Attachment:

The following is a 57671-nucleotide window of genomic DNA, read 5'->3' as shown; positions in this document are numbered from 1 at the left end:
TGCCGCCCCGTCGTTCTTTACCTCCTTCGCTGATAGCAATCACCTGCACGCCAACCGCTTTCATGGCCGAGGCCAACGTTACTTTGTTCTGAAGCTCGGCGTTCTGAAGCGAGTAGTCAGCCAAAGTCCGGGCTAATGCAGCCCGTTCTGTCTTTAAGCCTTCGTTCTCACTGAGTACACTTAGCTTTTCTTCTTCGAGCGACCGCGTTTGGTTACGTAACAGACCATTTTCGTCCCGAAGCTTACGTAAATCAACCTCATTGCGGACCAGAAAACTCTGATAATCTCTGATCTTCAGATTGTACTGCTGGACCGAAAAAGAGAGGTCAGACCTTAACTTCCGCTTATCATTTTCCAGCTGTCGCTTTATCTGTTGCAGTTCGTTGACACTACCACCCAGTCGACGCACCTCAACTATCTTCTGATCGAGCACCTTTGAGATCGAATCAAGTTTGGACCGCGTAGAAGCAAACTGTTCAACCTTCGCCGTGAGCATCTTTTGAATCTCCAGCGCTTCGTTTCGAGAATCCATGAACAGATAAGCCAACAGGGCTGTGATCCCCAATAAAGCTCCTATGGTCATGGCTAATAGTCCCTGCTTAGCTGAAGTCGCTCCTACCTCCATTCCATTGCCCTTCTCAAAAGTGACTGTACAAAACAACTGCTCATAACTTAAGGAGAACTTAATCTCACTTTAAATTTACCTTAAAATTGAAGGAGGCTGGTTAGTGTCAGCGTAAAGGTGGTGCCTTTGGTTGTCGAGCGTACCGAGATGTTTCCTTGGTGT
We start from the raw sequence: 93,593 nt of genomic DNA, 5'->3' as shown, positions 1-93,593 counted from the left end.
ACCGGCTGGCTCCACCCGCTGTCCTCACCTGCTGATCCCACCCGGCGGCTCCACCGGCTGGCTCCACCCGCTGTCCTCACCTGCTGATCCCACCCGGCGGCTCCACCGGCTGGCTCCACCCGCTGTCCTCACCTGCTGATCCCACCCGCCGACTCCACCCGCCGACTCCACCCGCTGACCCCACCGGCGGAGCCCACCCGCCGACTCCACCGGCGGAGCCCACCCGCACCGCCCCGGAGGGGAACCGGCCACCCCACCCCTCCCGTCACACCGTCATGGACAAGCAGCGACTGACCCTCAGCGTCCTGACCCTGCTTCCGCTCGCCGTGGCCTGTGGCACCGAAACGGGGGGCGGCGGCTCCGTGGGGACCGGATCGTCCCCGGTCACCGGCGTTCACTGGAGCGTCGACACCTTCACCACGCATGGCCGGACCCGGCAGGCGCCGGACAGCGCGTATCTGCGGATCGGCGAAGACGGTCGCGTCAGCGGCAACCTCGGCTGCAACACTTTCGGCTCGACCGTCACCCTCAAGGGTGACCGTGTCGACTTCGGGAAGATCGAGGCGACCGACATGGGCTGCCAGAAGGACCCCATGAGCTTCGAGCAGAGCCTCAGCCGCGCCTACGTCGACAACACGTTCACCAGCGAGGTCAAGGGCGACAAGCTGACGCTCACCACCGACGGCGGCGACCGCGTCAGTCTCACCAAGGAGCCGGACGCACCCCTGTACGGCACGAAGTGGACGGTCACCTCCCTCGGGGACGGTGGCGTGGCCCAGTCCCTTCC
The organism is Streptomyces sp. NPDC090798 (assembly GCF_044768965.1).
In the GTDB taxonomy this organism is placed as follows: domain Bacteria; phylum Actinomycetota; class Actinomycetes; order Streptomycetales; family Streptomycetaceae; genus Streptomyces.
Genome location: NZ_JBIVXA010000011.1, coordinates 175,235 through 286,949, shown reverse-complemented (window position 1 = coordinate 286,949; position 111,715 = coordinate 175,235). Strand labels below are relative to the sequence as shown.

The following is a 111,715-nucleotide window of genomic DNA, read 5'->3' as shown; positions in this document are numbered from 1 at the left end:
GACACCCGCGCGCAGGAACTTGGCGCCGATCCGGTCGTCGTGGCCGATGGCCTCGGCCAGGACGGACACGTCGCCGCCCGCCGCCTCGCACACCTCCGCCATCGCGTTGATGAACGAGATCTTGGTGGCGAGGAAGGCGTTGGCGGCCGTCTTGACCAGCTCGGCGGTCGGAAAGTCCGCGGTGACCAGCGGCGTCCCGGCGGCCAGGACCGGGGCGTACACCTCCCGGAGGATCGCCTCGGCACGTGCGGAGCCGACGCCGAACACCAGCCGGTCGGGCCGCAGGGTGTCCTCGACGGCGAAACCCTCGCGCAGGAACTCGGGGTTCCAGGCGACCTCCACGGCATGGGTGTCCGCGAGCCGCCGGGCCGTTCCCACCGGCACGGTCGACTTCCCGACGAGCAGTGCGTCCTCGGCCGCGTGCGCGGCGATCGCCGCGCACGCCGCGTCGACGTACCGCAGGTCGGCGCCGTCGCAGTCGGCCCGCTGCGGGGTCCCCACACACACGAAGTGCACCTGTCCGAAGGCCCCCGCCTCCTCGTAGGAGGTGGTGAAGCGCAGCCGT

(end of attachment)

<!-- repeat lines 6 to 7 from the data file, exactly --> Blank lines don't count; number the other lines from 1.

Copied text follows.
In the GTDB taxonomy this organism is placed as follows: domain Bacteria; phylum Actinomycetota; class Actinomycetes; order Streptomycetales; family Streptomycetaceae; genus Streptomyces.
Genome location: NZ_JBIVXA010000011.1, coordinates 175,235 through 286,949, shown reverse-complemented (window position 1 = coordinate 286,949; position 111,715 = coordinate 175,235). Strand labels below are relative to the sequence as shown.